Habitat and diet[edit]

Distribution of Phodopus roborovskii

Roborovski hamsters are found in desert regions, such as the basin of the lake Zaysan in Kazakhstan and regions of Tuva, Mongolia and Xinjiang in China.[5] They live at elevations of around 1,200 metres (3,900 ft)–1,450 metres (4,760 ft) and although research has been carried out, no fossil record exists for this species.[6][7] Their efficient use of water makes them particularly suited to the steppe and desert regions they inhabit. They dig and live in burrows with steep tunnels as deep as six feet underground. In the wild, Roborovski hamsters are crepuscular, being most active at dawn and dusk.

They are omnivorous; they primarily eat grains, vegetables, fruit, and plants, but they will also eat meat and insects in small quantities. Roborovski hamsters remain underground in winter and survive in that season by stockpiling some food in warmer weather and storing it in special food chambers within their burrow system.

History of human contact[edit]

Lt. Vsevolod Roborovski [Russian expeditioner] first made note of these hamsters, discovering them on an expedition in July 1894, though they were not studied scientifically for the best part of another decade, until Konstantin A. Satunin made observations in 1903.[8] The London Zoo imported them into the UK in the 1960s, but the first Roborovski hamsters studied in Britain were imported in the 1970s from Moscow Zoo. (None of them, however, bore offspring.)[9][10] Continental European countries had more success in breeding some Roborovskis, however, and those currently in the UK are descendants of a batch imported from the Netherlands in 1990. They were imported to the USA in 1998,[11] though they are now commonly found in pet shops in several countries. In South Korea, they are almost as common as the winter-white Russian dwarf hamster.

Variation[edit]

Currently, 10 variations of Roborovski hamsters are confirmed.[12][13]

  • agouti — a natural grayish-brown with white underside and "eyebrows" (white over eyes)
  • "white face" — a dominant mutation producing an agouti-coloured hamster with a white face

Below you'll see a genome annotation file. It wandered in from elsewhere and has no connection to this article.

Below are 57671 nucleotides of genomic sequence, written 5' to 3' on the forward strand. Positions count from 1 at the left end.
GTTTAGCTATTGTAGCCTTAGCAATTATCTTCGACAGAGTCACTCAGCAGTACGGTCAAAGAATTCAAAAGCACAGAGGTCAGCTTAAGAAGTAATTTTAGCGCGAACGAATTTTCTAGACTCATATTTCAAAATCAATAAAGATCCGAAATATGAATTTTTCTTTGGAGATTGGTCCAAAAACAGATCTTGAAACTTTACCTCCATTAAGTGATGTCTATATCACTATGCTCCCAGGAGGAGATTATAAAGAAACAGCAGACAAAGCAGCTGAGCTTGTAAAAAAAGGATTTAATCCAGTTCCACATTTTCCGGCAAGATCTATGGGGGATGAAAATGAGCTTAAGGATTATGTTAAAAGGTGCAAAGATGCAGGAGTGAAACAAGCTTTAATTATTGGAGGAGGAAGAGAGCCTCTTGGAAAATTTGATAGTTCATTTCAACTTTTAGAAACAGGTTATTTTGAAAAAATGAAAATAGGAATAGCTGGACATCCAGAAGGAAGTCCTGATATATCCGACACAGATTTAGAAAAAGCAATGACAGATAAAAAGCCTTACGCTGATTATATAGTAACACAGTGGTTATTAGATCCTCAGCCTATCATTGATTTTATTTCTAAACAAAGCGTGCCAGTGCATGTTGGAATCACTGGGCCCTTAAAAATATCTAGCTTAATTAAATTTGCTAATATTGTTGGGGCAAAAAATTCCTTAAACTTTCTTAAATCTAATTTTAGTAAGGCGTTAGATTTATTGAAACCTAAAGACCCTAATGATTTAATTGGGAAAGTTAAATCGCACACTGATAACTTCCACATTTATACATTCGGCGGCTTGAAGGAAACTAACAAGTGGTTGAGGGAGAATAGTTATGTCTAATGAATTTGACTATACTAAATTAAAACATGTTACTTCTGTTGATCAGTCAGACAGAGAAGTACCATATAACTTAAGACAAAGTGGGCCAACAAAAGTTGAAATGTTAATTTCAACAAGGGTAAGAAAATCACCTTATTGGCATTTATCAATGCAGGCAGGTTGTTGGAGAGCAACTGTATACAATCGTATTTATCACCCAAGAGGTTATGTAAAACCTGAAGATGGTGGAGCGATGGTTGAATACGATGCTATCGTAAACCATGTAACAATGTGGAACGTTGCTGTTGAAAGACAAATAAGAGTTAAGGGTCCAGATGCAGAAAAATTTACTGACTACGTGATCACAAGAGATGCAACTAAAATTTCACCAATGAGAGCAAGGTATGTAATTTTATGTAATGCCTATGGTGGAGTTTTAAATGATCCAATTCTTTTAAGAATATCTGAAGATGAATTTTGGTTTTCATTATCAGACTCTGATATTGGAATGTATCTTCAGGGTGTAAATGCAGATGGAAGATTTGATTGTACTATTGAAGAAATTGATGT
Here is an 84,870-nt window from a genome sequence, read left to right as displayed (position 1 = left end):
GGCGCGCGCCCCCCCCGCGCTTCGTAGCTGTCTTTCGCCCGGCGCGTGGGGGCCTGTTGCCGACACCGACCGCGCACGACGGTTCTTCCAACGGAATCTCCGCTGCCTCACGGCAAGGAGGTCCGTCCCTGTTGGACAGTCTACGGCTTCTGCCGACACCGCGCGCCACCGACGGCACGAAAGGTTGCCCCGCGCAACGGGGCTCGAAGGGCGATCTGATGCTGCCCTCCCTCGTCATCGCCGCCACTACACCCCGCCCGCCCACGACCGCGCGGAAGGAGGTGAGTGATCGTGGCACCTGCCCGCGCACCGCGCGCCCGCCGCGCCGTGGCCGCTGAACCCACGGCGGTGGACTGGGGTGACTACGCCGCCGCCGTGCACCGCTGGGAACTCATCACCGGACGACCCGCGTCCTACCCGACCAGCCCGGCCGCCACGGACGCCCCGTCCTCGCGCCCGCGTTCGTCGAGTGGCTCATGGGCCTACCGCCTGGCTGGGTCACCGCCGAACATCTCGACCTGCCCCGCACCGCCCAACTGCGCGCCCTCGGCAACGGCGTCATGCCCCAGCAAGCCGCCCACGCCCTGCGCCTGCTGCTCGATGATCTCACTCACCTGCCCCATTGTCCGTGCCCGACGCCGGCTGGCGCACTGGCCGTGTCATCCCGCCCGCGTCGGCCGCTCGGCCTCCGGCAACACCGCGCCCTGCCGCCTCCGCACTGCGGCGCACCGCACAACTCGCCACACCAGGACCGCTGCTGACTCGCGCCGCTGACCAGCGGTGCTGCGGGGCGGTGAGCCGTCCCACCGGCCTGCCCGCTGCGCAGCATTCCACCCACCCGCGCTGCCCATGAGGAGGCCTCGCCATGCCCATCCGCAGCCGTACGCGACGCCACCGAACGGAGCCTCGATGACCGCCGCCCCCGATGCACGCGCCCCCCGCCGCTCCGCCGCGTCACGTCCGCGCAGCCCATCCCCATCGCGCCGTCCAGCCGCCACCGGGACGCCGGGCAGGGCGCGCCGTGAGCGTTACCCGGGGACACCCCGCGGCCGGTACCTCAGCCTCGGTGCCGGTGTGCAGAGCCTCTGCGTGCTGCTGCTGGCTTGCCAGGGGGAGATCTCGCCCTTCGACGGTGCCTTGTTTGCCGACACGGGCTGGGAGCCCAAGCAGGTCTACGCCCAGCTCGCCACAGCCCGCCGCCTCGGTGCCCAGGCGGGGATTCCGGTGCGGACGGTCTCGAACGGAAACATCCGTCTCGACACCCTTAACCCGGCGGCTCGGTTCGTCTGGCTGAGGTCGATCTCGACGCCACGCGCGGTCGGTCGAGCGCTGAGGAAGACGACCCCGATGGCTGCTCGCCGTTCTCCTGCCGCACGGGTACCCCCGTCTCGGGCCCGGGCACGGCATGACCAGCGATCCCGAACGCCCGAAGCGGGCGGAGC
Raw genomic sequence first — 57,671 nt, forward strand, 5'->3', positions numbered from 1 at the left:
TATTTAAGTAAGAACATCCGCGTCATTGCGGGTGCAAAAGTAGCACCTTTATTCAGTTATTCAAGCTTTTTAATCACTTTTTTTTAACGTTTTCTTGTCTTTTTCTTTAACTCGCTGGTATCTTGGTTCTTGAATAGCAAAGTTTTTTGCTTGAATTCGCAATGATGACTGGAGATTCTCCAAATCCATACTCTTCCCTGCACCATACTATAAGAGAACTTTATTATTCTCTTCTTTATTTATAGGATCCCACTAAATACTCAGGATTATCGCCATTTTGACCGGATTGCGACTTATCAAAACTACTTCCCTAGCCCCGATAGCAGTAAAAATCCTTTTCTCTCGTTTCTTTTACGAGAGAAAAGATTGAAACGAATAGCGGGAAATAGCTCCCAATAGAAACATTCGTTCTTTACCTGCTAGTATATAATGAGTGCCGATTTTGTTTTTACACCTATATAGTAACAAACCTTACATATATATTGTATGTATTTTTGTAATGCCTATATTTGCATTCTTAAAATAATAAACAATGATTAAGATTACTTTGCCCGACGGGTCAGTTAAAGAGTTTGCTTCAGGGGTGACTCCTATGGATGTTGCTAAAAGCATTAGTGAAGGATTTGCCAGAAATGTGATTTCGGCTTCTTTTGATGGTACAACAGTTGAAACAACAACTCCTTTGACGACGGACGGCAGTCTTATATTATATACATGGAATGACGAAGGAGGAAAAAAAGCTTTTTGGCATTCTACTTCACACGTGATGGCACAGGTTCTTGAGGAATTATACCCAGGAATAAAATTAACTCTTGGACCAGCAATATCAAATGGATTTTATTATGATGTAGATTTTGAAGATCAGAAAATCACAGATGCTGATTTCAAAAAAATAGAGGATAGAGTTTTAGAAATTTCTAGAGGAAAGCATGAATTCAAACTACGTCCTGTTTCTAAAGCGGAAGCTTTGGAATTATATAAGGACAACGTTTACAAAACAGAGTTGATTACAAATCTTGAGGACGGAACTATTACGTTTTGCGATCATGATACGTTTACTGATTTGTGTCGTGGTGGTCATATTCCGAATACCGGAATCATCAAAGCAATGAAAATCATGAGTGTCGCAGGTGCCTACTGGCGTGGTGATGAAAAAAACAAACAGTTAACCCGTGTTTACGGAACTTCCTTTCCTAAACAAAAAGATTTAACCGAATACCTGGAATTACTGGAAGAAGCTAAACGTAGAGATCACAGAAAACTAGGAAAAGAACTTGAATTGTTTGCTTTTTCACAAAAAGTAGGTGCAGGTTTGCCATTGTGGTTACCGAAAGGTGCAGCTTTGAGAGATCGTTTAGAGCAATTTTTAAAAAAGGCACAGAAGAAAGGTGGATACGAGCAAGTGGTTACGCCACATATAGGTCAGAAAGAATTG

• "husky" — a recessive mutation producing a white-faced hamster with a paler, more orangey coat than the agouti colour
  • "mottled" or "pied" — both dominant and recessive mutations have been identified, these hamsters have the agouti colouring with irregular patches of white over their heads, bodies and sometimes their faces
  • "platinum" — a combination of the dominant white face gene and the husky gene that produces a hamster that looks similar to a white-faced when young, but fades with age to nearly white
  • "head spot" — a combination of the dominant and recessive pied genes that creates a pure white animal with one patch of colour on the head
  • "white-from-white-faced" or "dark-eared white" — a combination of the dominant white-faced gene and the husky gene that produces a white hamster that retains a greyish undercoat and ears
  • "white-from-pied" or "pure white" — a combination of the two pied genes that produces a pure white hamster
  • "red-eyed" — a recessive mutation that produces a caramel-coloured hamster with a chocolate undercoat, dark brown (red) eyes, and pale ears

Breeding in captivity has also produced a darker dilution of the naturally sandy-coloured agouti fur.

Breeding[edit]

Litter of Roborovski hamsters in a straw nest

The gender of a Roborovski is determined visually; female openings are very close together and may even look like a single opening, while male openings are further apart. Males usually have a visible scent gland near the navel above the two openings, appearing as a yellow stain.

Roborovski hamsters may reach sexual maturity as early as five weeks, but usually do not breed until five months after they are born, usually in early spring. When keeping them as pets, females should not be mated until they are closer to four months of age. Males usually reach sexual maturity at three months. The gestation period of Roborovski hamsters is usually 22 days, but can be up to 30.[citation needed] As parturition grows closer, the female will become more aggressive towards the male and often banish him from the nest till after the birth. The female Roborovski hamster can bite an owner if she is handled while she is heavily pregnant. Litters are usually small, being typically four to six pups, though larger litters of up to 10 have been reported. If the male is still around the female shortly after she gives birth, he will often attempt to mate with her again.[14]